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Moaning about NHS Mail’s terrible user interface

There’s a certain air of truculence on this blog at the moment. Yesterday, I took NatWest to task (again) over their awful customer charter, and only last Thursday, I slated Who Wants to be a Millionaire HD. And now, I’m about to moan again. Sorry about that – I know it’s spring, and perhaps my disposition should be sunnier, but there seems to be a queue of things I have to get off my chest at the moment.

Today, I want to moan about NHS Mail. This may seem utterly irrelevant to those outside of the NHS, and, in fact, to the majority within the NHS who choose not to have an account, but actually I hope it gives a reasonable insight into how not to design a user interface.

The user interface of NHS Mail is bloody awful. Really, really terrible. It’s designed by Microsoft, which perhaps goes some way to explaining that, but even for them, it’s bad. Let me give you a tour.

Firstly, the homepage, conveniently located at nhs.net. This looks utterly different depending on whether you are accessing it from an N3 connection, or a plain old internet connection. Neither of the homepages is particularly pretty, but the inconsistency bothers me in particular.

 

This is a bad thing for a whole plethora of reasons, but primarily because a lack of consistent branding surely presents a security risk. Anyone could knock up a log-in page in a couple of minutes, and a lack of branding would not make it appear untrustworthy.

Now, let’s look at that ex-net login page more closely. The password must be entered in two parts – the first three characters must be entered using the on-screen keyboard, presumably as some sort of protection against keystroke logging software. Yet this isn’t explained anywhere on screen, and it clearly reduces the accessibility of the site for those with disabilities. And the username and password boxes don’t even line up, which is just irritating.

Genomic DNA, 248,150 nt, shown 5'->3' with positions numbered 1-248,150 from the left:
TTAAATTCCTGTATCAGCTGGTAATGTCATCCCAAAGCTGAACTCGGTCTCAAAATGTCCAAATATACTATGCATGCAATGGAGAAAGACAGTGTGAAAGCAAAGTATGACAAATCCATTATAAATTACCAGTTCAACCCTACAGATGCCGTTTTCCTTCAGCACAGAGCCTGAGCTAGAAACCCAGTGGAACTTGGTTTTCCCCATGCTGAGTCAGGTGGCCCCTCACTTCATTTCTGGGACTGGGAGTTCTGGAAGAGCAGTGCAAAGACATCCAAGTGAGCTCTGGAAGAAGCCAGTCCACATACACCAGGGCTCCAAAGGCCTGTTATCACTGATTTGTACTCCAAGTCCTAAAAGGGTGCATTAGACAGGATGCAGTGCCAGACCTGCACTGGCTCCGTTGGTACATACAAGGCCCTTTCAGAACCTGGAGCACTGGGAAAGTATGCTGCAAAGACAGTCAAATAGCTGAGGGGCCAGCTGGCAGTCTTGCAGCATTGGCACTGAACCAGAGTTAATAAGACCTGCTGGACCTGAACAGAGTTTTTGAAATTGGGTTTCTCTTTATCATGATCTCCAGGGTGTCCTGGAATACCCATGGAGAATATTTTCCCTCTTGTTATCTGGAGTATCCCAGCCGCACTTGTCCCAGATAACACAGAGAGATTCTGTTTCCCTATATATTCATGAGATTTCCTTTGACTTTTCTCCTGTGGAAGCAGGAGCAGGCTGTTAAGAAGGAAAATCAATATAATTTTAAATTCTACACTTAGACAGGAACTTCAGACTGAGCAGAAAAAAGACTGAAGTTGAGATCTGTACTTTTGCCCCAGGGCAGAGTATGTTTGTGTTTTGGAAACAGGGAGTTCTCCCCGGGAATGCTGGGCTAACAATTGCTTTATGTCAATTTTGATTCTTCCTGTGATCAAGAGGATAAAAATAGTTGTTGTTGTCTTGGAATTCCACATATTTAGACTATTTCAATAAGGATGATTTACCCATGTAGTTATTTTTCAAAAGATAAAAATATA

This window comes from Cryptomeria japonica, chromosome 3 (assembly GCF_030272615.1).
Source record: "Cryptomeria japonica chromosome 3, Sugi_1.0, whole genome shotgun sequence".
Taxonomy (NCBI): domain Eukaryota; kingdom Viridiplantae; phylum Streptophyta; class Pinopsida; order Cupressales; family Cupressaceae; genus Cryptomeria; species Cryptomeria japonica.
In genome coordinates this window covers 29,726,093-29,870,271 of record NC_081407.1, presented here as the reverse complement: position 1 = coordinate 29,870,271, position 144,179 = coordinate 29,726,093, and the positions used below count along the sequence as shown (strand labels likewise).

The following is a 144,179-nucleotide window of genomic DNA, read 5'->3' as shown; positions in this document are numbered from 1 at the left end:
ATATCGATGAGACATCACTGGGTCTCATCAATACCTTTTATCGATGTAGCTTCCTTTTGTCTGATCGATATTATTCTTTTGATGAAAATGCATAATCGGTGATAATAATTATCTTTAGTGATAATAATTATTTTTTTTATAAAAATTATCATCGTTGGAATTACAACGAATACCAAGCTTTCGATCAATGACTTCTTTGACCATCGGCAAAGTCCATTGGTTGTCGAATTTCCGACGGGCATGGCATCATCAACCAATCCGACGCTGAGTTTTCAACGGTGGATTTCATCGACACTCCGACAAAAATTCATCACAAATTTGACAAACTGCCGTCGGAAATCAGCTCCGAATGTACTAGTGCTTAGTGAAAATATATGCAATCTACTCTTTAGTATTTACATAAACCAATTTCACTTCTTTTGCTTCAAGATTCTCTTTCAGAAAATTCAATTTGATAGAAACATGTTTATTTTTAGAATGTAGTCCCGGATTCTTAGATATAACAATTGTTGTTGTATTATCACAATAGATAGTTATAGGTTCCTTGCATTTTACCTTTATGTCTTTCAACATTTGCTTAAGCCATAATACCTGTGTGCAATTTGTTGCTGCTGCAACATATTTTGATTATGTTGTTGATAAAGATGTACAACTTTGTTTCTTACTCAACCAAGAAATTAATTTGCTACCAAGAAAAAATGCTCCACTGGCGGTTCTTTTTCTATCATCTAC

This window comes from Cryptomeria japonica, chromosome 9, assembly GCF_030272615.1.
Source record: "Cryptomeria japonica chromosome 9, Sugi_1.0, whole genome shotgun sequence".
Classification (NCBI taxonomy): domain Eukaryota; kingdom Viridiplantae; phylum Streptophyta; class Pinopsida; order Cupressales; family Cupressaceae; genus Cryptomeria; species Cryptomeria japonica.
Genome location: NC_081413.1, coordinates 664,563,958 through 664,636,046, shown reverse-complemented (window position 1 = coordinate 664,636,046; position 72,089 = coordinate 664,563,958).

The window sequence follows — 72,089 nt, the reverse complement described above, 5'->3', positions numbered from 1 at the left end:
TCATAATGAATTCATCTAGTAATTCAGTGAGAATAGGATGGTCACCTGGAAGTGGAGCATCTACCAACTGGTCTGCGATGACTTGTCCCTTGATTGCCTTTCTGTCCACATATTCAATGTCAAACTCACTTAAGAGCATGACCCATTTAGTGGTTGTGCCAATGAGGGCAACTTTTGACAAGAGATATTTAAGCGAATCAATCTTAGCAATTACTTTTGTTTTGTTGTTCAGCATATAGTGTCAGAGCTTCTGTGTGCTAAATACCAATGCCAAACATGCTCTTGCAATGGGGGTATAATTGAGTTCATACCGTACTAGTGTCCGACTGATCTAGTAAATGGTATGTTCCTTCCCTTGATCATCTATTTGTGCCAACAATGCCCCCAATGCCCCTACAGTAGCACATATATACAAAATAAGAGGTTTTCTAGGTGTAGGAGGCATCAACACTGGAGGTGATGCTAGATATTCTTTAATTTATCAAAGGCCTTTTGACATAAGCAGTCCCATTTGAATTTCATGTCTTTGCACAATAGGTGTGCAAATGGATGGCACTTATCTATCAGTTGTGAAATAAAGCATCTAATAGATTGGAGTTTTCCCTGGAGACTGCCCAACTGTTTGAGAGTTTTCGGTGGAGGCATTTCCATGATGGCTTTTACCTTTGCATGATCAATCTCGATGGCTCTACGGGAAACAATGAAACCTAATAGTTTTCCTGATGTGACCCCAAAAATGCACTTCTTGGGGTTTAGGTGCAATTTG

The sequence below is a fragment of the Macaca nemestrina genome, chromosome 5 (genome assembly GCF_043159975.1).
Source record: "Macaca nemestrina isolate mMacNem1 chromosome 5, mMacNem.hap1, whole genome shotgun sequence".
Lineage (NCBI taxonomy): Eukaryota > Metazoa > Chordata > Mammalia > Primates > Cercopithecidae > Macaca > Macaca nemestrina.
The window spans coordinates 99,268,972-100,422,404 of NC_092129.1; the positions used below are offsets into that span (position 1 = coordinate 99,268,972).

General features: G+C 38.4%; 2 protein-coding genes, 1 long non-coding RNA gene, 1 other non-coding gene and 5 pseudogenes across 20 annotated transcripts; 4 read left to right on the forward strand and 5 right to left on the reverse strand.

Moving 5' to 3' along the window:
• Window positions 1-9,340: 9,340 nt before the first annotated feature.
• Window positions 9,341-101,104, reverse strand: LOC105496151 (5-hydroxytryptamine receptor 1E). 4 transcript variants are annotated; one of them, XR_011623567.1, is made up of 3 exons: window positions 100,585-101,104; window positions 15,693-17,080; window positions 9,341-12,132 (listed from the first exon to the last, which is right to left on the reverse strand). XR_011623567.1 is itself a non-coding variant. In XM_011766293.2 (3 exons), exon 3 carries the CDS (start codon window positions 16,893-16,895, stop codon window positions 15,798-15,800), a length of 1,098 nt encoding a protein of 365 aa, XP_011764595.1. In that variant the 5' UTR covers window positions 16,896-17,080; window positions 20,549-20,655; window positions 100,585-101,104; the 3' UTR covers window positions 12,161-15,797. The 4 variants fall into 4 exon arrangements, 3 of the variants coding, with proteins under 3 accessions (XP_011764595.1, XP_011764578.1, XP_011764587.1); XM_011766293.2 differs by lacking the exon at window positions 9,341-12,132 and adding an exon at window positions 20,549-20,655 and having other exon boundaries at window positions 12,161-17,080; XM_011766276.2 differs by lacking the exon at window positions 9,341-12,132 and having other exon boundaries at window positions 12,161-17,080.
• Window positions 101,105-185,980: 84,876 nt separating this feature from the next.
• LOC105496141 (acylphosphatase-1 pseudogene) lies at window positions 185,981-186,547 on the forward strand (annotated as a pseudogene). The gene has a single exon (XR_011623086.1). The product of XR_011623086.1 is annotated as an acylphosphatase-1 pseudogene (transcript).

You’re also asked to select whether the computer is private or public – but no explanation is given of the impact of this choice. It took me some considerable time to discover that the impact was actually that selecting ‘public’ prevents download of email attachments. This is hardly common behaviour for email systems – perhaps a little explanation might have been useful.

Assuming you manage to log in, you’re presented with this page.

Now consider some common – perhaps predictable – workflows.

Let’s imagine that  I want to send a new fax message. Where do I click? Logically, I would choose to click “New Message”. That sounds sensible. But it’s also very wrong. Perhaps the envelope in the blue bar at the top? No, that just reloads the current page.

In fact, the correct place to click is the “Spanner and Screwdriver” icon at the top – tool-tipped as “User Tools”, which brings up the following page.

From here, you jump to the icon at the bottom-left of the page labelled “SMS and Fax”, followed by a button on the top-left of the resulting page labelled “Create Fax”.

In precisely whose world is that a logical series of clicks?

Another example. We’re back at the inbox, as pictured above. I want to change my password. Simple – I click “Options” in the top-right. Wrong. On some pages, there’s a “Preferences” button appears the top-right, above “Options”. Is it there? No. Sharper readers will already have noticed from the above screenshot that it is, in fact, in “User Tools” again. Bizarre.